Happy Fourth of July! What better way to celebrate Independence Day than with a visit to the city that started it all?
Our day at Independence National Historic Park was one that we will never forget. Once we got there, we oriented ourselves by walking around the heart of the city. In the shadow of Independence Hall, we collected our tour tickets and got in line to see the Liberty Bell.
The Liberty Bell Center is open everyday from 9 a.m. to 5 p.m. and you do not need tickets to visit it. This national icon of our country is something every American should lay eyes on. Inscribed with the words from Leviticus 25:10, “Proclaim liberty throughout all the land unto all the inhabitants thereof…” this beautiful reminder is even more fascinating up close. The crack in the bell is the most memorable characteristic of this national symbol. No one knows why the bell cracked, but it has not been rung since 1846.
Around the corner from the Liberty Bell Center is the Free Quaker Meeting House. The men and women who met here, including Betsy Ross, separated themselves from their pacifist counterparts. These Free Quakers responded to the call-to-arms and were willing to fight for their country. In 1783, they built this building for worship services and meetings.
While we were there, a gentleman in period garb explained to us what life would have been like in 1783. He had examples from an apothecary, maps from the times, and samples of the money used in the colonies.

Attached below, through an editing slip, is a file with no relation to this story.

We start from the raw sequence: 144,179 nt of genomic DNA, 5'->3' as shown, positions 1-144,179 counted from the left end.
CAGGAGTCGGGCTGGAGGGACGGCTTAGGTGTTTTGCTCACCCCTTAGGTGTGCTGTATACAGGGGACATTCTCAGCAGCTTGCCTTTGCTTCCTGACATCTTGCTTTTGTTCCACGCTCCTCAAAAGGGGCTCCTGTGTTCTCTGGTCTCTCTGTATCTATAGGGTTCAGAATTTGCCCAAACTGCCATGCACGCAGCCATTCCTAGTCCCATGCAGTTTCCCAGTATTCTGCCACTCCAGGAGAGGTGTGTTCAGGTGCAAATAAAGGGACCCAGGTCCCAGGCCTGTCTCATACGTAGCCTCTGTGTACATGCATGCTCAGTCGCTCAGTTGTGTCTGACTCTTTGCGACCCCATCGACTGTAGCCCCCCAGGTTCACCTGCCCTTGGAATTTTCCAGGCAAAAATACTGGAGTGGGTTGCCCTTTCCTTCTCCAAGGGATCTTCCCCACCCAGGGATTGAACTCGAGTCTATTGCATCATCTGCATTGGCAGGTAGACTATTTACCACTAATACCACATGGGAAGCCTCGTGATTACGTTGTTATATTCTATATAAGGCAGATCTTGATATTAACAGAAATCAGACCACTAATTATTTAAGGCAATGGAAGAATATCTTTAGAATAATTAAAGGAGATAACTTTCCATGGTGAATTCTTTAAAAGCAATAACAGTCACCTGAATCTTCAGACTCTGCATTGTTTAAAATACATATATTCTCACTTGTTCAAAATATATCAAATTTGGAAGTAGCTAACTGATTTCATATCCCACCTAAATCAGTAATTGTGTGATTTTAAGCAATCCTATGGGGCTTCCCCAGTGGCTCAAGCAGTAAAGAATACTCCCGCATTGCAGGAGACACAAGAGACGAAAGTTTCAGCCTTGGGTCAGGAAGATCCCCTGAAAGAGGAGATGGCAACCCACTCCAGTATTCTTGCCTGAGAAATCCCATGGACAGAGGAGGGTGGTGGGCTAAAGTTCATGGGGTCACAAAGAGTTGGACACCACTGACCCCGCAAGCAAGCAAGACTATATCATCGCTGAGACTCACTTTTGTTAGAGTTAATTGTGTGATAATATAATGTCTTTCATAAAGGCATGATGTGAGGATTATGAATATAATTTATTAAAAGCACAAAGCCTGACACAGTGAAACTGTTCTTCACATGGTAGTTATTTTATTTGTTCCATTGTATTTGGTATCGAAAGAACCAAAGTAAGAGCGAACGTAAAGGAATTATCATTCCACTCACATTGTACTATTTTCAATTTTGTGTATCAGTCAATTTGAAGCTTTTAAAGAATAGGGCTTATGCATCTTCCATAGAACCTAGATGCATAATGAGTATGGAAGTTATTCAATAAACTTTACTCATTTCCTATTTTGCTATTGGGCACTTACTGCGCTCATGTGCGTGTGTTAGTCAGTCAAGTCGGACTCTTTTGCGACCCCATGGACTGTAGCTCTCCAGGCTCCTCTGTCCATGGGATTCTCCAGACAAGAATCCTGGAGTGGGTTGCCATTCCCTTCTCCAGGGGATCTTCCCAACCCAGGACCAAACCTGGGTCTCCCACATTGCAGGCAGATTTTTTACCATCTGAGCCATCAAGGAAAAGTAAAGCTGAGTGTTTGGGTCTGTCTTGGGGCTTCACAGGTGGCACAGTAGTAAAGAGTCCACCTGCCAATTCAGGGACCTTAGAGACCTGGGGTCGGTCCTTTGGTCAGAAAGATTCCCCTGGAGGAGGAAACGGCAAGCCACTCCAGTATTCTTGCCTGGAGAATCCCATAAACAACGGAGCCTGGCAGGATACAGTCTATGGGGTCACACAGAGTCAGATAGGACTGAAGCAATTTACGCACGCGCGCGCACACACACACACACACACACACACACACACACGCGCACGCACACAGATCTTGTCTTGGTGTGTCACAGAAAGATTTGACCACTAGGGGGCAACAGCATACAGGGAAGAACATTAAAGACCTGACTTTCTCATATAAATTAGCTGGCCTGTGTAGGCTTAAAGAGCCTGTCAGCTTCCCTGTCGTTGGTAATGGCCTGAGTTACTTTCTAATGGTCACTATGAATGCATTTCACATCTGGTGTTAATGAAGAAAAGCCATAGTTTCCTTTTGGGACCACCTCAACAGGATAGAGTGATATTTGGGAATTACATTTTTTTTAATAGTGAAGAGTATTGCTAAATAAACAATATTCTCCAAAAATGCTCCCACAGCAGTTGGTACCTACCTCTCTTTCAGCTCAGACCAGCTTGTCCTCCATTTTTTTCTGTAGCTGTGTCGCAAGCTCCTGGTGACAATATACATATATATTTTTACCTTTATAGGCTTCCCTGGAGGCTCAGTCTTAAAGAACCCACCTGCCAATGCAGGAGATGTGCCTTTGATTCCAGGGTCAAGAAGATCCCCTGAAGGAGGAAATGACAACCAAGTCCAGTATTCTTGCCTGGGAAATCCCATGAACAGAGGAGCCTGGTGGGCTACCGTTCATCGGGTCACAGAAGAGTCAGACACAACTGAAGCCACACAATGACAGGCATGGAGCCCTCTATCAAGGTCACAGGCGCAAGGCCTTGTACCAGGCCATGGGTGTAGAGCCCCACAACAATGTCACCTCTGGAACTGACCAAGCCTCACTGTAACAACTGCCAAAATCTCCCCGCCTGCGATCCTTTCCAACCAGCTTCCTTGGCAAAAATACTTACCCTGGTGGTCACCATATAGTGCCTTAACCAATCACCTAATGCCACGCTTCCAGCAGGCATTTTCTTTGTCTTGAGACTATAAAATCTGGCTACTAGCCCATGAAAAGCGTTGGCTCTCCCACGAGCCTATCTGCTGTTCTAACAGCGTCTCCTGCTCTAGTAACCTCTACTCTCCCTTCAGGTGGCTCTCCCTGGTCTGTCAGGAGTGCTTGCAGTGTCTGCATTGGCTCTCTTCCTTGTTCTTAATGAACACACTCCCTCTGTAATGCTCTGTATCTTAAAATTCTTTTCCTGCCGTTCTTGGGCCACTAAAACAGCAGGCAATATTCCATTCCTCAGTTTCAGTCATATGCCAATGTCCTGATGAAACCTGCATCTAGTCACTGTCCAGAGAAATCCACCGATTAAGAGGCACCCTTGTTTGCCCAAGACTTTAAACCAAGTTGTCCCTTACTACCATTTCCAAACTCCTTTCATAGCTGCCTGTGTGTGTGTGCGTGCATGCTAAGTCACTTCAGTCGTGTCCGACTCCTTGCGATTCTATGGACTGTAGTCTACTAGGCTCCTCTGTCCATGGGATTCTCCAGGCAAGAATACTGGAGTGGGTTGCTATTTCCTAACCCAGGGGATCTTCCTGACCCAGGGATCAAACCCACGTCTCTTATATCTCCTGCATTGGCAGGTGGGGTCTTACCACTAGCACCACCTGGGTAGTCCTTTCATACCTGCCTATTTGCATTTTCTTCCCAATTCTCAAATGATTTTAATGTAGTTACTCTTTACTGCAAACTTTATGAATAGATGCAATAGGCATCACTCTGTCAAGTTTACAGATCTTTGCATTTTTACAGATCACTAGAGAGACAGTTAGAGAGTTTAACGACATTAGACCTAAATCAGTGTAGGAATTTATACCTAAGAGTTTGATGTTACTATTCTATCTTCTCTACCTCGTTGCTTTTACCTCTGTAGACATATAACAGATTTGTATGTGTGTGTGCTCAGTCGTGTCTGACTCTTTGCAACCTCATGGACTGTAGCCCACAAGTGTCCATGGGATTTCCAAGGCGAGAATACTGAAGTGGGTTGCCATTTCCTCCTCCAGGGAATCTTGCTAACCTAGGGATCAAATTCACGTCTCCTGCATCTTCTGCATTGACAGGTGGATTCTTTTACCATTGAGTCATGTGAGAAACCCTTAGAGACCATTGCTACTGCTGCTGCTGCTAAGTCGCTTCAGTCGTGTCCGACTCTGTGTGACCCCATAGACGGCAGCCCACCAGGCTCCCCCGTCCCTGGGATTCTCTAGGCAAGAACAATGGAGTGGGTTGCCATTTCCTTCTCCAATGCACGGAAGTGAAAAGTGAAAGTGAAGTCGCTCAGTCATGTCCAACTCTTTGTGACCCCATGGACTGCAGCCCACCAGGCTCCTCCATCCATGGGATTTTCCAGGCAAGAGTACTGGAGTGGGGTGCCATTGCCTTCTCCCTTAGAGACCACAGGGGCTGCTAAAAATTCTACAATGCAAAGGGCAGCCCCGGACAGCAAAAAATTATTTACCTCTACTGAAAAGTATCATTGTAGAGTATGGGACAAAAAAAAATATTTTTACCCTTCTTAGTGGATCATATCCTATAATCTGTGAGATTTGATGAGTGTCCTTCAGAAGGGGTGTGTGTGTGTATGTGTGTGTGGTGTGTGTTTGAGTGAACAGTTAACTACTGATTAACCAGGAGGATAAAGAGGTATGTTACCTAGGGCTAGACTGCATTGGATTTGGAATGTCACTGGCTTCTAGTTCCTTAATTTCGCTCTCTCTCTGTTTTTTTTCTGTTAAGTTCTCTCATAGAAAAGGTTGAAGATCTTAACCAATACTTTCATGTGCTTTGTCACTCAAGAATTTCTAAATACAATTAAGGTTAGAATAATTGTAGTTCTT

After seeing history come alive, we visited the Portrait Gallery inside the Second Bank of the United States. Over 150 portraits of our greatest founding fathers line the wall of this stately building. The kids were excited to be able to pick out the familiar faces of early presidents, and learned about the works of American painter Charles Wilson Peale.
After visiting the museum, it was time for us to tour Independence Hall. I had reserved and picked up our free tickets from the Independence Visitor Center earlier, but we had chosen a time late in the day so that it could be our last stop. It was truly inspiring to stand in the room where the Declaration of Independence and Constitution were both signed. The park ranger leading our tour was able to point out where representatives from each state sat, and we saw just how close John Adams was to Thomas Jefferson during this crucial time in our history.
Every family would enjoy spending time in Philadelphia. There are few cities in this country so jam-packed with history; our one-day stop was simply not enough to do the city justice. We are really looking forward to returning soon.